If you're postulating new fundamental physics, things that don't show up microscopically but do show up macroscopically, to explain the Born statistics, there would be a hundred better possibilities that don't violate Special Relativity.

One thing you're currently having trouble explaining is not an excuse to import magic out of nowhere and say, "Oh, that must be the explanation." Doesn't work for intelligent design and it doesn't work for collapse either.

Comment author: TheAncientGeek 28 August 2014 03:52:06PM -1 points [-]

Eight strikes and it's out. There is no possible reason for adopting a theory that unphysical, or even spending more than thirty seconds thinking about it, without crushingly unmistakable experimental evidence that nails it down.

If the Born rule comes from decoherence, and if decoherence comes from the SWE, the Born rule comes from what you would class as acceptable physics. In fast, since the Born rule is part if what makes QM work, any MWI type theory must justify it. You replied as tthough you read "the Born rule " as "mysterious nonlocal collapse process". The Born rule is just a piece of maths,

Comment author: Nick_Tarleton 10 May 2008 06:34:12PM 9 points [-]

If MWI has no observable consequences, does it matter other than as a point of principle? Or are you going to get to ethical consequences, like the spaceship that doesn't disappear when it passes the horizon?

I'm surprised by the last sentence. Politics is the mind-killer, and all that.

Comment author: Robin_Z 10 May 2008 07:16:11PM 2 points [-]

Correct me if I am wrong, but MWI does have noticeable consequences, or at least implications: for example, interference at all length-scales and proper evaluation of the waveform equations implying the Born probabilities. Neither of these are implicit in the Copenhagen interpretation - in fact, the first is contradicted.

Comment author: Robin_Z 10 May 2008 07:22:18PM 0 points [-]

03:16 was me - curse you, Typepad!

Comment author: Caledonian2 10 May 2008 07:22:44PM 2 points [-]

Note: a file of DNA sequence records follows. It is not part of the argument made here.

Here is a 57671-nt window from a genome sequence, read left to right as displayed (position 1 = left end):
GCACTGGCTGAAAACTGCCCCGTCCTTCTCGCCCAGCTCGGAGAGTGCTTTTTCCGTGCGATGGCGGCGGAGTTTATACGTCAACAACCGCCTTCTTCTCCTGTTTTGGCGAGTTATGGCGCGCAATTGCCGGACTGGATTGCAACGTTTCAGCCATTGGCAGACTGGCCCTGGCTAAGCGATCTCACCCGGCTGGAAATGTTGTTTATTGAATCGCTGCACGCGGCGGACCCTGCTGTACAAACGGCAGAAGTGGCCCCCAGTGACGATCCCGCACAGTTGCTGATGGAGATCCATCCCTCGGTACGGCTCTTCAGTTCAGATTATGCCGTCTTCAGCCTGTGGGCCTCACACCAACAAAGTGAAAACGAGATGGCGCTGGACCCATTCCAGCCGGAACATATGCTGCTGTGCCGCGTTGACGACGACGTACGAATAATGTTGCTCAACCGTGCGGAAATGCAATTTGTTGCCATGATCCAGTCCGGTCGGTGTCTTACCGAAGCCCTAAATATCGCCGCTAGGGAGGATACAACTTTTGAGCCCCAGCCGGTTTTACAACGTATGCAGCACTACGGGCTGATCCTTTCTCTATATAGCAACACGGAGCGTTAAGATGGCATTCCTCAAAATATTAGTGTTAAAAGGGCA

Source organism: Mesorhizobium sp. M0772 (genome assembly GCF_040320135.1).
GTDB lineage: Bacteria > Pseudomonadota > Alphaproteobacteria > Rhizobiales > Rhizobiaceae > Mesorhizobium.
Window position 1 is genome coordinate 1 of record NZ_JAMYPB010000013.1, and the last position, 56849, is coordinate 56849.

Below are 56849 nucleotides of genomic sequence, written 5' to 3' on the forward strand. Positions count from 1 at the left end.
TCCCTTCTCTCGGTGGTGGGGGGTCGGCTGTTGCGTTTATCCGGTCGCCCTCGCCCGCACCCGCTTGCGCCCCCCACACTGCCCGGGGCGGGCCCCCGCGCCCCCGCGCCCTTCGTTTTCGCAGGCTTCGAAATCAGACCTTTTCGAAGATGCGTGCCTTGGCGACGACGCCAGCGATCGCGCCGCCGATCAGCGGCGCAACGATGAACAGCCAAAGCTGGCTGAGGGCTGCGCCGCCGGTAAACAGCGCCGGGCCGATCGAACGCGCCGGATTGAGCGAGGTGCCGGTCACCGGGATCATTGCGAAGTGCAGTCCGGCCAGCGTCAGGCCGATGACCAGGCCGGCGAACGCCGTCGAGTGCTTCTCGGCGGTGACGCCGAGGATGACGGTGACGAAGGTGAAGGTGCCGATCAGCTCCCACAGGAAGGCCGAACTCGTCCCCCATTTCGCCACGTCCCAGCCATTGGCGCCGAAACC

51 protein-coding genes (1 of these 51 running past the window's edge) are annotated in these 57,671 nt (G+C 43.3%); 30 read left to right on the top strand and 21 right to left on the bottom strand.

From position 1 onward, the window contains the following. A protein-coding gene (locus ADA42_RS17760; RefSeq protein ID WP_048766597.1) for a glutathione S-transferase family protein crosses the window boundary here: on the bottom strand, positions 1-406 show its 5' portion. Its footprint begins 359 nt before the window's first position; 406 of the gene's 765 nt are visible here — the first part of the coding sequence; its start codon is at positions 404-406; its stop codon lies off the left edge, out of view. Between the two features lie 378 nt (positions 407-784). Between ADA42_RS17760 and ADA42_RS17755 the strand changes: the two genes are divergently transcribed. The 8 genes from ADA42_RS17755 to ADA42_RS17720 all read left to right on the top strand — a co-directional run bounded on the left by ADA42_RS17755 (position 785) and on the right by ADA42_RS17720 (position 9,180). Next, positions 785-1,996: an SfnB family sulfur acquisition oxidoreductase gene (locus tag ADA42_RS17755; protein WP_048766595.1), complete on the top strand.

If there really are consequences of one of the hypotheses that differ from the consequences of others, that is extremely important to know.

Comment author: Dustin2 10 May 2008 11:23:56PM 14 points [-]

I don't see how decoherence is an automatic win for MWI. Decoherence has been used in several different interpretations of quantum mechanics, notably in consistent histories and in certain hidden variable interpretations. Why should we choose MWI before those, particularly since it seems less parsimonious than consistent histories? For that matter, the language of Rovelli and Smolin's relational quantum mechanics very nearly turns decoherence into its own interpretation (if you compare papers on decoherence which shirk the metaphysical interpretation to the interpretation put forward by Rovelli, they're almost identical). Relational quantum mechanics requires much less in the way of grand assertions than MWI and is a natural framework for decoherence, so why pick MWI over relational quantum mechanics?

Comment author: Peterdjones 02 July 2011 04:12:07PM 1 point [-]

Relational quantum mechanics requires much less in the way of grand assertions than MWI and is a natural framework for decoherence, so why pick MWI over relational quantum mechanics?

Hear, hear.

Comment author: XiXiDu 02 July 2011 04:37:28PM 9 points [-]

That sure is far beyond my current educational horizon but I would love to see Eliezer answer that comment. Until now I haven't even heard of Relational Quantum Mechanics. I searched LW and that comment by Dustin2 seems to be one of two comments that mention it.

Comment author: Eliezer_Yudkowsky 10 February 2013 05:58:32PM -1 points [-]